by Kiki Nelson | Oct 24, 2017 | Animals, Ettiquette, Food, Host, Hostess, Travel, Uncategorized
My husband and I enthusiastically offered to keep my sister-in- law’s dog at our house while she and her
husband attended a wedding further North.
Mollie is a Shetland Sheepdog. I think technically she’s considered a Blue Merle, but she’s white with
markings on her head and cute as hell. She looks like a cotton ball on very tiny legs. She’s also very
ladylike which is a sharp contrast to our 18-month- old Boston Terrier, Beans. They’re the Beauty and the
Beast of the K9 world with a large dose of hyperactivity thrown in. We found ourselves yelling at Beans
more than usual simply because of the contrast in styles.
This translated into pretty much every doglike behavior. When Mollie drinks, her little pink tongue juts
out quickly and quietly with not a drop left on the floor to show her efforts. Beans sticks his whole face
into the bowl, slurps loudly, and trails water all over the house. Sometimes he wipes his face on the cat’s
head, which is hilarious! Oddly enough the “Cat From Hell” doesn’t seem to care.
When we let the dogs outside to do their business, Beans took off like a bat outta hell and popped a
squat almost immediately. Mollie delicately worked her way down the stairs and was immediately
assaulted by Beans who apparently wanted to help. We started taking them out separately in deference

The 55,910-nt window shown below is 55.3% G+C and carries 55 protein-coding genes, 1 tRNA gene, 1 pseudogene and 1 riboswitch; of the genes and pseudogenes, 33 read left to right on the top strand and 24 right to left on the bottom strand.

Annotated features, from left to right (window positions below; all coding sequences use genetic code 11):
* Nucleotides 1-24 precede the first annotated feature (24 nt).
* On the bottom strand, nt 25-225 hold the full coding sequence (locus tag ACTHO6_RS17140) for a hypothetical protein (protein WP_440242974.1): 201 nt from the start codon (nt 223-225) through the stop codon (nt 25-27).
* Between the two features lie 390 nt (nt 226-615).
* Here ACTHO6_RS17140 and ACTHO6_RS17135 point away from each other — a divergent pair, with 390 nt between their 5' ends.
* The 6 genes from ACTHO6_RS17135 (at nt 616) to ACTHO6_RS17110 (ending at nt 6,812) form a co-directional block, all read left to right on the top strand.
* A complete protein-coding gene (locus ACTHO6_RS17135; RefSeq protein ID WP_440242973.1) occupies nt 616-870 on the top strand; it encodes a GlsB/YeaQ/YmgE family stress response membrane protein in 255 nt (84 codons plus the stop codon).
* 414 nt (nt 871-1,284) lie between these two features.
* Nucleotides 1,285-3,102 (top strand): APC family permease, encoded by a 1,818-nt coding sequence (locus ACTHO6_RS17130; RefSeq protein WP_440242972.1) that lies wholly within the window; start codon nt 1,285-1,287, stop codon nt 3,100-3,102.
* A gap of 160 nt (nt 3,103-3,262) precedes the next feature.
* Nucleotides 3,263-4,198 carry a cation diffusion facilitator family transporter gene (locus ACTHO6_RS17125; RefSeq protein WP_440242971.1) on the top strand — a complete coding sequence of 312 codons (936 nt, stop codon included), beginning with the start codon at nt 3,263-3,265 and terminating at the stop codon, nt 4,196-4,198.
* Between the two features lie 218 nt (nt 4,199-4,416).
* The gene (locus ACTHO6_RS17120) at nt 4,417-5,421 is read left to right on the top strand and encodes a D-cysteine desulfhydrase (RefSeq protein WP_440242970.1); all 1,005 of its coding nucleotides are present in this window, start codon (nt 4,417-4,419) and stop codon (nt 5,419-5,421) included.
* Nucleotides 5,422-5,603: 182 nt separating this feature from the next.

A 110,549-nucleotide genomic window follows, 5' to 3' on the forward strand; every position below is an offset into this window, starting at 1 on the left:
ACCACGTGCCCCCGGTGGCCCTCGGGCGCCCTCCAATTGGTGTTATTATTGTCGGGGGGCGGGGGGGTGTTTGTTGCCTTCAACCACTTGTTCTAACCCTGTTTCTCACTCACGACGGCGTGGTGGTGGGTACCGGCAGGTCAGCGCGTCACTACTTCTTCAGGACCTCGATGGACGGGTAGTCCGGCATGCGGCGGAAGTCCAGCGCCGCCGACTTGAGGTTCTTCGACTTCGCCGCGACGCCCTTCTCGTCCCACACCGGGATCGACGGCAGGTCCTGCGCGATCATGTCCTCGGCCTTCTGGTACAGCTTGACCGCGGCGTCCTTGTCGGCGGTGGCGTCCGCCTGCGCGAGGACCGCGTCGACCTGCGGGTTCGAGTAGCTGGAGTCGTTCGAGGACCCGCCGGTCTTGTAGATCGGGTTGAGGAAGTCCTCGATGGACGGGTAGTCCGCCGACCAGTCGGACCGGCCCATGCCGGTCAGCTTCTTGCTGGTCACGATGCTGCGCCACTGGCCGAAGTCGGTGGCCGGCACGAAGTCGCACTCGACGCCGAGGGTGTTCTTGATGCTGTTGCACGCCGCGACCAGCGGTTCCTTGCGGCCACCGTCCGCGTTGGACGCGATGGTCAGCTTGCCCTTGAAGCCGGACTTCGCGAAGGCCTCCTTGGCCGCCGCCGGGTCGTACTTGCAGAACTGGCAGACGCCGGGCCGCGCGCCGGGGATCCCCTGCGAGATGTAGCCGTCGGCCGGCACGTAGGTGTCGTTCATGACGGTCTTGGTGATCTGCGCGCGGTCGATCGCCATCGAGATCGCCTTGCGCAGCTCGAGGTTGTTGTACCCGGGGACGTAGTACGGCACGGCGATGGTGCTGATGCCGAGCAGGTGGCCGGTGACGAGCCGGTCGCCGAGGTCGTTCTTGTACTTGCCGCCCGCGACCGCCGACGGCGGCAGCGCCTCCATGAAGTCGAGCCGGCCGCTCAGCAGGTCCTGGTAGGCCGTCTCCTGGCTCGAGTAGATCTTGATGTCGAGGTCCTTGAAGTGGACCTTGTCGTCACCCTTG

to Mollie’s feminine sensibilities. We also fed them separately. This was not because the dogs have poor
mat manners but because the CFH always horns in.
Beans wanted to play non-stop. He loves to share a tug toy with anything that moves and was constantly
offering Molly the other end of a rubber ring, which she declined. Beans has amazingly strong jaws and
can tug with a great deal of force, in fact I don’t even play tug with him. Mollie preferred sitting on our
laps and looking pretty, understandably so. But there was an incredibly sweet moment near the end of
the visit when Mollie went into her crate, came out with a fuzzy toy, and offered one end to Beans.
Beans gently took the other end and played “tug” on Mollie’s terms. Beans may be obnoxious but
apparently, he’s not stupid. Maybe that’s why my husband and I are so goofy in love with this dog.
With guest pets, much like children, there is always the issue of different homes, different rules. Mollie
is fed treats; which Beans is not. Mollie barks a lot more than Beans. During Mollie’s visit, Beans’ default
was, “when in doubt bark with the other dog because there must be something going on that I don’t
know about.” This created the effect of Beans hoping around, barking his fool head off, with a confused
look on his face.
Mollie’s people came back for her on Sunday night and I’m sure she was glad to see them. She’ll be back